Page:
Google’s Magic Compose beta is here — but it sends your messages to Google


Google has lastly began to roll out the beta of Magic Compose, its new Messages characteristic that makes use of AI that will help you write textual content messages. Nonetheless, as pointed out by Android Police, the characteristic comes with a fairly large caveat: it would ship as much as “20 earlier messages” to Google’s servers to generate solutions — even if you happen to’re utilizing RCS with end-to-end encryption (E2EE).

Google outlines these circumstances on its Magic Compose support page, noting that it’s going to ship these messages, together with any included emoji, reactions, and URLs, to its servers to assist its AI craft an acceptable response. The corporate provides that it gained’t ship any messages with attachments, voice messages, and pictures however notes “picture captions and voice transcriptions could also be despatched.”

Google first rolled out E2EE on the app in 2020 and made it out there for group chats late final 12 months. Toggling on the characteristic means third events — not even Google — will see your messages. Whereas utilizing Magic Compose with E2EE will ship your messages to Google’s servers, the corporate maintains that it nonetheless can’t truly learn them.

Google spokesperson Justin Rende additional clarified to The Verge that “dialog information utilized by Magic Compose shouldn’t be retained” and that “prompt response outputs usually are not retained as soon as they’ve been offered to the consumer.” When you flip Magic Compose off, Google gained’t ship your messages to its servers.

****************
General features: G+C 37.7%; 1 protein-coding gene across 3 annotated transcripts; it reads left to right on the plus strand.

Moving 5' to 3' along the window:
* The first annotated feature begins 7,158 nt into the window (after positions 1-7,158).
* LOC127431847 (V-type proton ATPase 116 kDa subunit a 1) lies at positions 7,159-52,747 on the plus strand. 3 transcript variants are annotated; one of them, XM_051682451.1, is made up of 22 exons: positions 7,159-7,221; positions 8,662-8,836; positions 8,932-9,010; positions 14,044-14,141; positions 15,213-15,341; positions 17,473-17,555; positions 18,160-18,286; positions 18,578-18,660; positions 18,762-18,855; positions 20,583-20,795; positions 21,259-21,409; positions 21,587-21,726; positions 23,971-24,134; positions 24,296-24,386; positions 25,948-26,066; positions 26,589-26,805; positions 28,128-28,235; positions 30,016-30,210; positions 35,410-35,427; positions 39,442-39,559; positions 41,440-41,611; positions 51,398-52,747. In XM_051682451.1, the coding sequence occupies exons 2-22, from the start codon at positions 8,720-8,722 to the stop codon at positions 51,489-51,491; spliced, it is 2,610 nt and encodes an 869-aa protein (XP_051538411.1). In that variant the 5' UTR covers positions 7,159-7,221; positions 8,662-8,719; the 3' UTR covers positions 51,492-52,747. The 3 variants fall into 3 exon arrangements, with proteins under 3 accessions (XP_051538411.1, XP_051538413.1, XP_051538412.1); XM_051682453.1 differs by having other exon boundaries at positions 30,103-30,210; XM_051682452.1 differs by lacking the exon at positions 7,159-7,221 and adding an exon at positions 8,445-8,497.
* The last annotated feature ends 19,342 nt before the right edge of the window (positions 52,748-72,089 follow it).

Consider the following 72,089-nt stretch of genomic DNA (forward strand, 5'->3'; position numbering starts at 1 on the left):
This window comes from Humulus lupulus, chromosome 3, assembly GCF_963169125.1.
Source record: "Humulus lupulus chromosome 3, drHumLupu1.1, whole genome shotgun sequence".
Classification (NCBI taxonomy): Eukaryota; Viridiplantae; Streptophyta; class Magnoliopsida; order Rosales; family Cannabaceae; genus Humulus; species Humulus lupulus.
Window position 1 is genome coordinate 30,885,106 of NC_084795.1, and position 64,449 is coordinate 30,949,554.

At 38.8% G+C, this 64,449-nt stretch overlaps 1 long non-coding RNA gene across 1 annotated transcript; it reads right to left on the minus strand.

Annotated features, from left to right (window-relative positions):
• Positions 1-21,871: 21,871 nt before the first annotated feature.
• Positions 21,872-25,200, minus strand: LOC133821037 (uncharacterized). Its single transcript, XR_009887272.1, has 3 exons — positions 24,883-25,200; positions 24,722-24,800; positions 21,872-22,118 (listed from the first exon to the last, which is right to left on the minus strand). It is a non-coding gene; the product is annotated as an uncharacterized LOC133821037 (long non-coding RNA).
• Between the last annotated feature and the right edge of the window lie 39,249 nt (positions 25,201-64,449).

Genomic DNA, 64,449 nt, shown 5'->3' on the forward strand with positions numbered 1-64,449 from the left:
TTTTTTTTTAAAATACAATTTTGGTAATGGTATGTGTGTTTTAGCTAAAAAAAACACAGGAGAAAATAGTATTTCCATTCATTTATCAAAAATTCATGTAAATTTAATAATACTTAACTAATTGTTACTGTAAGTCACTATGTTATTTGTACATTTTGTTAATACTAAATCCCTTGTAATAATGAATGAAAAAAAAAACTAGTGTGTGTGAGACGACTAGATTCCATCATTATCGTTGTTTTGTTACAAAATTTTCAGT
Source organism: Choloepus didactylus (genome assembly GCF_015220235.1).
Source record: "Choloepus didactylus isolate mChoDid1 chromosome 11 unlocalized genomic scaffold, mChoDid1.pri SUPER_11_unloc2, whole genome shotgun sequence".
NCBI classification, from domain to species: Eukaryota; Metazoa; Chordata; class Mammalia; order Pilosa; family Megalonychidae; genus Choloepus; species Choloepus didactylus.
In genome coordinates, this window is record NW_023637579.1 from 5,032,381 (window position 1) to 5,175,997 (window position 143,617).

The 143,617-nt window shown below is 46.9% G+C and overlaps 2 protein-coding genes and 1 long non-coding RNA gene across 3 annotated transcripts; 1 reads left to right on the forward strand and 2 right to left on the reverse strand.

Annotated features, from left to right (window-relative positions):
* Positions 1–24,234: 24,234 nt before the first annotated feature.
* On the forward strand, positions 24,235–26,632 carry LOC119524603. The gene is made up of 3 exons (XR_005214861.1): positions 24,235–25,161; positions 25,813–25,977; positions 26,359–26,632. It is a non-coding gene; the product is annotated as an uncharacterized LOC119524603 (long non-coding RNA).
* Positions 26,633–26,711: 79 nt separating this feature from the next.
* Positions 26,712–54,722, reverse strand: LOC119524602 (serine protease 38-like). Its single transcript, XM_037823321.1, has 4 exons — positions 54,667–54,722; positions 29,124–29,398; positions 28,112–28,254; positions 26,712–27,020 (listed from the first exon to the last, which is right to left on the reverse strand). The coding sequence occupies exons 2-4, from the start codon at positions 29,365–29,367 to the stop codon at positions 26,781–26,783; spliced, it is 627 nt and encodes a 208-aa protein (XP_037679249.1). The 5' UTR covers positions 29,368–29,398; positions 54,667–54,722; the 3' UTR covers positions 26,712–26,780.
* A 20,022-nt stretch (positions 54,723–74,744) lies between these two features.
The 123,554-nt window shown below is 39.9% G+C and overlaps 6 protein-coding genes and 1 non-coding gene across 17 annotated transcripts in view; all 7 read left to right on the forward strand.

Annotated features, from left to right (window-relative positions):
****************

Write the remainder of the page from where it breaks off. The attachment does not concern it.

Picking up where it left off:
You probably have entry to the characteristic, you’ll see a chat bubble subsequent to the app’s message composer. From there, you’ll be able to choose a prompt response after which proceed to rewrite the textual content utilizing varied preset types, like “chill,” “excited,” or “Shakespeare.” The characteristic solely appears to be out there with RCS messages for now, and there’s no phrase on when it’d help SMS / MMS.

Microsoft also rolled out a similar feature in its keyboard app, SwiftKey. This lets you choose the Bing icon throughout the app’s toolbar to compose textual content messages and emails, in addition to change the tone, format, and size of the prompt messages.


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